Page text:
Curriculum Intent, Implementation and Impact
At Ling Bob, our broad and balanced curriculum is based on the National Curriculum, however it is carefully tailored to suit the needs and interests of the pupils within our school. It has been designed so that all children make progress from their low starting points on entry to the
school and that all children develop a love for learning with a particular focus on reading. Our children will develop a vast array of skills and knowledge which they can transfer across different subjects within the curriculum.
The staff at Ling Bob ensure enrichment is at the heart of the curriculum we teach. Our children come to school with different life experiences and this can have a huge impact on their vocabulary and understanding throughout all key stages. We strive to offer our pupils a very wide range of experiences, trips and workshops to extend their cultural capital and also their understanding of themselves and the world in which they live and how it can help their learning in the classroom become more tangible.
Throughout school, skills, attitudes and values are developed to prepare the children for the next stage of learning and prepare them for the next stage in their lives. We believe that effective learning takes place when there is considerable emphasis on active involvement, opportunities to talk both imaginatively, expressively and to explain and clarify thinking.
The school has high expectation for all pupils, including those with SEND for whom we adapt the curriculum appropriately. We strive to promote the mental health and well-being of our children. This is woven through the curriculum so that at each stage of their learning, children learn how to keep themselves safe, well and active. We place a strong focus on physical education, with a growing number of extra-curricular clubs on offer to ensure children have opportunities to maintain and develop a healthy, active lifestyle.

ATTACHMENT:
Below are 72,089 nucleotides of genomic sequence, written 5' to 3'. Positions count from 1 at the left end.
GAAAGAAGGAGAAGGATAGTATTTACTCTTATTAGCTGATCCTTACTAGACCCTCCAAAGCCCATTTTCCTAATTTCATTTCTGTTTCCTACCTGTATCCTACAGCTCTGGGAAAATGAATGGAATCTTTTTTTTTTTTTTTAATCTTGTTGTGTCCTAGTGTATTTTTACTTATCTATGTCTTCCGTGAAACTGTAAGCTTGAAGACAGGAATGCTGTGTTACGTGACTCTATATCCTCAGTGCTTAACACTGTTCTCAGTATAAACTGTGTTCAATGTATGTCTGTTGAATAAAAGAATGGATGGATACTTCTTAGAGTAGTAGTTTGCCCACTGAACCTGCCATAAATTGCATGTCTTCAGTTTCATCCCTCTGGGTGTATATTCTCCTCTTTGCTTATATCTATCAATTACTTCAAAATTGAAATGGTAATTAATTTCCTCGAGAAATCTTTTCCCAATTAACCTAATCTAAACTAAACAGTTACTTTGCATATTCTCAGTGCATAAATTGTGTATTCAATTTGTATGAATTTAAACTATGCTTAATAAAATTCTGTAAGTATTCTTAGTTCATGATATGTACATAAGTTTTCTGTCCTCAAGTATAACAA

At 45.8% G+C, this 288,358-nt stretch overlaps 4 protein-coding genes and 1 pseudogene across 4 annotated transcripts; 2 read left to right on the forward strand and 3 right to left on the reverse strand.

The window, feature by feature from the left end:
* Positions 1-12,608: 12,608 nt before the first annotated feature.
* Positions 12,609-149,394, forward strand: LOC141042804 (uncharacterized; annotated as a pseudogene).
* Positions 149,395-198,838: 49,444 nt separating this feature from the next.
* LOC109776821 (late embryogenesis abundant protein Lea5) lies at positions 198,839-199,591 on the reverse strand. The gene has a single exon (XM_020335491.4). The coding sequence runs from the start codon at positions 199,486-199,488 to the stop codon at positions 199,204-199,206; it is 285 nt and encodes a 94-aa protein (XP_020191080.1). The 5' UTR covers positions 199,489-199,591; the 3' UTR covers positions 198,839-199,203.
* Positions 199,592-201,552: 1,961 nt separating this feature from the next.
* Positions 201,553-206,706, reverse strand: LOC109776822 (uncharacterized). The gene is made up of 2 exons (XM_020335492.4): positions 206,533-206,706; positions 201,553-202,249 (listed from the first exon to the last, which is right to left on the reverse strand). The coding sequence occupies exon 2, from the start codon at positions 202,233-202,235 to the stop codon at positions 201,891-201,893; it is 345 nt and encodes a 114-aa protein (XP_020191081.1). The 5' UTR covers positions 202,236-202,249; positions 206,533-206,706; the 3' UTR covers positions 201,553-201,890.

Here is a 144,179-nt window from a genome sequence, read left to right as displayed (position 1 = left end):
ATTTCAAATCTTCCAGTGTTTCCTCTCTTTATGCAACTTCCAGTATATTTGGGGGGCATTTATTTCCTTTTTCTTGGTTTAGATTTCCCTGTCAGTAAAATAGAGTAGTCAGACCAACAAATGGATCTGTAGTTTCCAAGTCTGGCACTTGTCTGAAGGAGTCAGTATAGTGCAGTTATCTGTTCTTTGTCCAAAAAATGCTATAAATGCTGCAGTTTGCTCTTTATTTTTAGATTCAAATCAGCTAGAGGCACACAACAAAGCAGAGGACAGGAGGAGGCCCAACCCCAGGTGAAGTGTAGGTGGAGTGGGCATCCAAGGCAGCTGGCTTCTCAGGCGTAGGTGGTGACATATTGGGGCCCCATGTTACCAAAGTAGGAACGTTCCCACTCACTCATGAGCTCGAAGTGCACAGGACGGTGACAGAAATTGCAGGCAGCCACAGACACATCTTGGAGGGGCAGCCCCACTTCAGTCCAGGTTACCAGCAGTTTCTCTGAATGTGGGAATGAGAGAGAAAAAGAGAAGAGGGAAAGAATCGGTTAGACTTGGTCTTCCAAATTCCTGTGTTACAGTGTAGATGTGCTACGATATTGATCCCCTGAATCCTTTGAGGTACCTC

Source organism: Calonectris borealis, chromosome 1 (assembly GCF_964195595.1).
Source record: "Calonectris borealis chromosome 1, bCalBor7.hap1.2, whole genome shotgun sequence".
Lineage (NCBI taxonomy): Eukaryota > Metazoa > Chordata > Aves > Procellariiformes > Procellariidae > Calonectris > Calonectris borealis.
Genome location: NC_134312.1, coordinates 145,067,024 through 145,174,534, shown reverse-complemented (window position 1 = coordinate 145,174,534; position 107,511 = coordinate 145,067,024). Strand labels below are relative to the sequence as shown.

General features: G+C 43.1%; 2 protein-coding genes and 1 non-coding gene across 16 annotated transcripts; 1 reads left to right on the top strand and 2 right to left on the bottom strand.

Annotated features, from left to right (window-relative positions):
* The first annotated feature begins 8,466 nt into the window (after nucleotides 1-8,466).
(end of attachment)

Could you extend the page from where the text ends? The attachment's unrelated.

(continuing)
We want our children to have high ambitions and aspirations and we provide the tools and support to allow them to achieve these dreams in future life. The school also expects everyone to develop and show a sense of responsibility, confidence and resilience whether alone, together, at work or at play. We also actively promote Spiritual, Moral, Social and Cultural values and mutual respect and tolerance of those with different faiths and beliefs to prepare our pupils for life in modern day Britain.
|Click on the following links to read more about our curriculum:|
|Primary National Curriculum in England and the Statutory Framework for the Early Years.|
Curriculum Booklets are published termly to show you what the children will be learning, they contain information about lesson content, important dates and information about how you can help your child at home.
Spring Term 2023
Autumn Term 2022
Ofsted define cultural capital as…
“As part of making the judgement about the quality of education, inspectors will consider the extent to which schools are equipping pupils with the knowledge and cultural capital they need to succeed in life.
Our understanding of ‘knowledge and cultural capital’ is derived from the following wording in the national curriculum: ‘It is the essential knowledge that pupils need to be educated citizens, introducing them to the best that has been thought and said and helping to engender an appreciation of human creativity and achievement.’ “
Every child and family who joins our setting will have their own knowledge and experiences that will link to their culture and wider family. This might include: languages, beliefs, traditions, cultural and family heritage, interests, travel and work.
Cultural capital is the accumulation of knowledge, behaviours, and skills that a child can draw upon and which demonstrates their cultural awareness, knowledge and competence; it is one of the key ingredients a pupil will draw upon to be successful in society, their career and the world of work.
Cultural capital gives power. It helps children achieve goals, become successful, and rise up the social ladder without necessarily having wealth or financial capital. Cultural capital is having assets that give children the desire to aspire and achieve social mobility whatever their starting point.
Ling Bob J, I & N School, Albert Road, Pellon, Halifax, HX2 0QD